Today, I want to begin with the story of First Community Church, a small congregation of 50 or so who meet in a nice building and have been in existence for 100 years–a middle-aged church in my area. The church, unlike many small churches, is actually enjoying some growth due to a new business in the area that is attracting new families and some of those families have become part of the church.

However, their attendance has created some tensions in the congregation. Some of the “new” people and some of the “established” people are not completely happy with the style of worship that has been used in the church as long as people can remember. Others in the congregation, primarily those who have been there the longest, find real comfort and blessing from the worship as it is.

At this point, the congregation faces a problem that many face over a variety of issues–what is God’s will for the congregation? For this congregation, the crucial question quickly becomes: “Is God asking them to throw away the worship that has meant so much to so many for so long and replace it with new styles that might attract even more new people?” Other congregations with other problems will have different crucial questions but the results will be the same.

The results of such crucial questions is often a long, painful, drawn out fight with people getting angry and some leaving. Sides form and reform, schemes are schemed, meetings are planned and sabotaged and stacked and the end result, no matter which side wins, is a weaker congregation or two weaker congregations if a split results; fewer people overall attending worship and a wider community that is not much interested in what the church has to say or offer.

This all too common scene is often the result of a lack of understanding of a critical reality. This reality is that in many situations, God’s will isn’t found in what we do but in how we do it. If worship is truly seeking to enable the worshippers to connect with God, I don’t think he cares is we use traditional hymns from the hymn book or contemporary choruses projected on a screen. He probably doesn’t care which translation of the Bible we use or what colour the pulpit covering is. The kind of musical instruments and style of music aren’t particularly important to God as long as the praise they produce is sincere and in Spirit and Truth.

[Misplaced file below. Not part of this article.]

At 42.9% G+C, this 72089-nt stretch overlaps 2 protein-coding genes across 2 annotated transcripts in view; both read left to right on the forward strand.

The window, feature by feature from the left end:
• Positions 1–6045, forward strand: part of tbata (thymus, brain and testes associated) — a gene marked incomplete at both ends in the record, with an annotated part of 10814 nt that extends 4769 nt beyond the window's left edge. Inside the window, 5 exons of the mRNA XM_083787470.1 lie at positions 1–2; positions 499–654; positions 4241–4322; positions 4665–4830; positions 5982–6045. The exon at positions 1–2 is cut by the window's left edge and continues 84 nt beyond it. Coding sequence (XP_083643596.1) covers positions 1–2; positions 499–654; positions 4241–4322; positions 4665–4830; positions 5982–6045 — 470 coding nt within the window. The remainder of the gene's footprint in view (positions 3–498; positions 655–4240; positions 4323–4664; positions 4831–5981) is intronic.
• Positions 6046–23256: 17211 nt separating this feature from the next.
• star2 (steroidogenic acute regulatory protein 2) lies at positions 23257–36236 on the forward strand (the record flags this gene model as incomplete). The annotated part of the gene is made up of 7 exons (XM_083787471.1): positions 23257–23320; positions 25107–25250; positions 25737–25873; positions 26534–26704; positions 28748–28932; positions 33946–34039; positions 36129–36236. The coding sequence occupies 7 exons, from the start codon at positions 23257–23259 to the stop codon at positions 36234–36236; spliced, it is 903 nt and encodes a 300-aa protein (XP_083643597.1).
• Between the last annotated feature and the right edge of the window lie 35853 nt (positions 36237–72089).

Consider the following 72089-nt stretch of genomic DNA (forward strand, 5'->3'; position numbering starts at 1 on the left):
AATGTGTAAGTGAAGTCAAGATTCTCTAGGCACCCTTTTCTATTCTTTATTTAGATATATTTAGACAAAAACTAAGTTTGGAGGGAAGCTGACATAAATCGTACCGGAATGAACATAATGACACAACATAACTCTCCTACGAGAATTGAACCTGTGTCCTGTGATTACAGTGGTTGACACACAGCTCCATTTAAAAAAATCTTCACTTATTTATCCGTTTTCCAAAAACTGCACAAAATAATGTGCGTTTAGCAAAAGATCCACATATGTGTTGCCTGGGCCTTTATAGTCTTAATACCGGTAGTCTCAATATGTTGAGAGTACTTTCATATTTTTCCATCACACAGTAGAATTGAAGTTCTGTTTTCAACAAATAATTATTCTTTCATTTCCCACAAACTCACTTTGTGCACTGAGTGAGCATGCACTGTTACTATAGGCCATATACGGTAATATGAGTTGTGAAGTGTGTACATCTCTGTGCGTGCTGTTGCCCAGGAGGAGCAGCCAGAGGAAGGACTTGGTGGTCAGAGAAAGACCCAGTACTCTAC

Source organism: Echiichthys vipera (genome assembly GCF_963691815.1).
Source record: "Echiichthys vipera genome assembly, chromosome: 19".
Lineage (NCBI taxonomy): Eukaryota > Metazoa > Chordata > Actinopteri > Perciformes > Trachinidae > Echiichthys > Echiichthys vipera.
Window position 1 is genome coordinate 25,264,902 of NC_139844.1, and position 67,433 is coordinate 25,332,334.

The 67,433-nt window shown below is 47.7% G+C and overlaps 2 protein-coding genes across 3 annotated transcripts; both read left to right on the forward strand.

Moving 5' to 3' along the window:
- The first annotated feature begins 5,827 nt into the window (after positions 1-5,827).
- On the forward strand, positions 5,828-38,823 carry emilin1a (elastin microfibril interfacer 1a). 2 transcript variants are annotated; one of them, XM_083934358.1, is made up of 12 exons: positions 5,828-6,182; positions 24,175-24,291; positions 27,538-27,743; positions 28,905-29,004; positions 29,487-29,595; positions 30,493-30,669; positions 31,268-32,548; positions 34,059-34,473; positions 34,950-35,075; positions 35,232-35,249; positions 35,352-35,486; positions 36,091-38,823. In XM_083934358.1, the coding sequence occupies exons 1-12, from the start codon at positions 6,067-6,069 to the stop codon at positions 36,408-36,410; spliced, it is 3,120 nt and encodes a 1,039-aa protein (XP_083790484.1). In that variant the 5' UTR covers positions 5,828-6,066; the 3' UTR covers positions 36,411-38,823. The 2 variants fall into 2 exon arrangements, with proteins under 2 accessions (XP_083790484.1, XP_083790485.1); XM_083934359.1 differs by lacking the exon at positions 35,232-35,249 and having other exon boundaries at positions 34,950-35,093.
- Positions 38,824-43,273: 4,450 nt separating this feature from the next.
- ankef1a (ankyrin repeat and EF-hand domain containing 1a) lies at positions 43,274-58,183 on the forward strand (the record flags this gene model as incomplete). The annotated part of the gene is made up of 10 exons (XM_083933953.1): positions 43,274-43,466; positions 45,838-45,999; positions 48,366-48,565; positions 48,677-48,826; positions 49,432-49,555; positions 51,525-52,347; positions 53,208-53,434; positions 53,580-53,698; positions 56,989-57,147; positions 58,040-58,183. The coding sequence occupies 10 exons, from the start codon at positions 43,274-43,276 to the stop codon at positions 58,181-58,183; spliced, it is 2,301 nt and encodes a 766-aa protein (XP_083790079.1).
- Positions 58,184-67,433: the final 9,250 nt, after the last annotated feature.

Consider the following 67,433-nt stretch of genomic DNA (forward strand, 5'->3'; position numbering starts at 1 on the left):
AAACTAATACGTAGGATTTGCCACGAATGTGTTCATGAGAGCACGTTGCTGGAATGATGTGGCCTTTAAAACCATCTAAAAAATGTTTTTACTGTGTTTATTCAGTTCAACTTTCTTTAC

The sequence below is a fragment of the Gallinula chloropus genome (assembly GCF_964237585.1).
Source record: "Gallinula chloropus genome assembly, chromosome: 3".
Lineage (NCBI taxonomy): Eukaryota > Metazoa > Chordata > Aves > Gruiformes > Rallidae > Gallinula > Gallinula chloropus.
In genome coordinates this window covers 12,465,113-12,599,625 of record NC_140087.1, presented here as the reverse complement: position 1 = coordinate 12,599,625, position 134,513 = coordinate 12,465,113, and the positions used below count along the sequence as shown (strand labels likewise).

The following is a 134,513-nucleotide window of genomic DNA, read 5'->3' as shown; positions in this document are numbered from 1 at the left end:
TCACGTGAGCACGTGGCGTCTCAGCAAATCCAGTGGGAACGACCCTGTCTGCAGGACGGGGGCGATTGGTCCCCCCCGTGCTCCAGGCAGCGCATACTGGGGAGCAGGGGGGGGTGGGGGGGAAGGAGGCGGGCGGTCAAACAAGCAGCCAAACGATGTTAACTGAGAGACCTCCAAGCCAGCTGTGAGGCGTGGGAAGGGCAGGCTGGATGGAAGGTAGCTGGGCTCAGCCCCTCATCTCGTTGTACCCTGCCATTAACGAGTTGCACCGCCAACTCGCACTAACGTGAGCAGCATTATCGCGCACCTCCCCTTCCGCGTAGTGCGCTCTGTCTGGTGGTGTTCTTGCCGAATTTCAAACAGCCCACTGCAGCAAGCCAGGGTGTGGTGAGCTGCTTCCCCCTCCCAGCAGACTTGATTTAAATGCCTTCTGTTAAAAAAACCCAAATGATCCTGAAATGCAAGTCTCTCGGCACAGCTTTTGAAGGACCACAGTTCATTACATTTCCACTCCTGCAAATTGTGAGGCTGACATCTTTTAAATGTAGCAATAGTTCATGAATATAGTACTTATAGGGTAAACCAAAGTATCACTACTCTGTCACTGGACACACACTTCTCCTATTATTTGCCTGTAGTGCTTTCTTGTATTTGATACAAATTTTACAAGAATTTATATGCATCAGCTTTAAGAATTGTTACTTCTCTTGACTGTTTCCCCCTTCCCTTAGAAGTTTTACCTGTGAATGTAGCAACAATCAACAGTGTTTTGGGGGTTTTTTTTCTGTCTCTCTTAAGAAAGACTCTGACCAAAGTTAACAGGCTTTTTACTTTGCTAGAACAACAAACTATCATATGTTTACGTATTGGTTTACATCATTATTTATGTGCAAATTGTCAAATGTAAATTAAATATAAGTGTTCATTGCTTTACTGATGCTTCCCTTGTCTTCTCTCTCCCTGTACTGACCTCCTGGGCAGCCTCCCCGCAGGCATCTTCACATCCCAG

God’s will in many issues the church faces is found in how we deal with the issue. In our own lives, that is probably true in more things than we want to realize as well. There is much more teaching in the New Testament about how believers approach issues than there is about the issues themselves. We find passages like:

• John 13.34-35, which tells us our love for one another becomes the visible sign of our faith.
• Matthew 18.15-17, which gives us a powerful dispute settling mechanism.
• I Corinthians 13 which describes the importance of love and what it looks like.
• Galatians 5.19-21 which tells us what unacceptable behaviours look like.
• Galatians 5.22-23 which shows us the thing we need to seek to put in place in our lives and relationships.

There is no mention of a prescribed style of worship, which type of music delights God, which translation of the Bible he authorizes, what colour represents which part of the church year–most of the trapping and activity of the faith aren’t prescribed by God in the Bible probably because it doesn’t really matter much.

But how we relate does matter–and there is a great deal of information, guidance and wisdom on that. God likely doesn’t much care how we answer most of the questions we think are so important–but he clearly cares that we follow his will in the way we answer our questions. If we spent more time and effort on how we dealt with questions and issues, we would be better off and more within God’s will. But it is always easier to focus on issues than on relationships.

There are certainly some issues that matter–but even they need to be handled in a Christian manner because in the end, the way we deal with things is at least as important as the results–and in many things, the way we deal with things is more important than anything else.

May the peace of God be with you.


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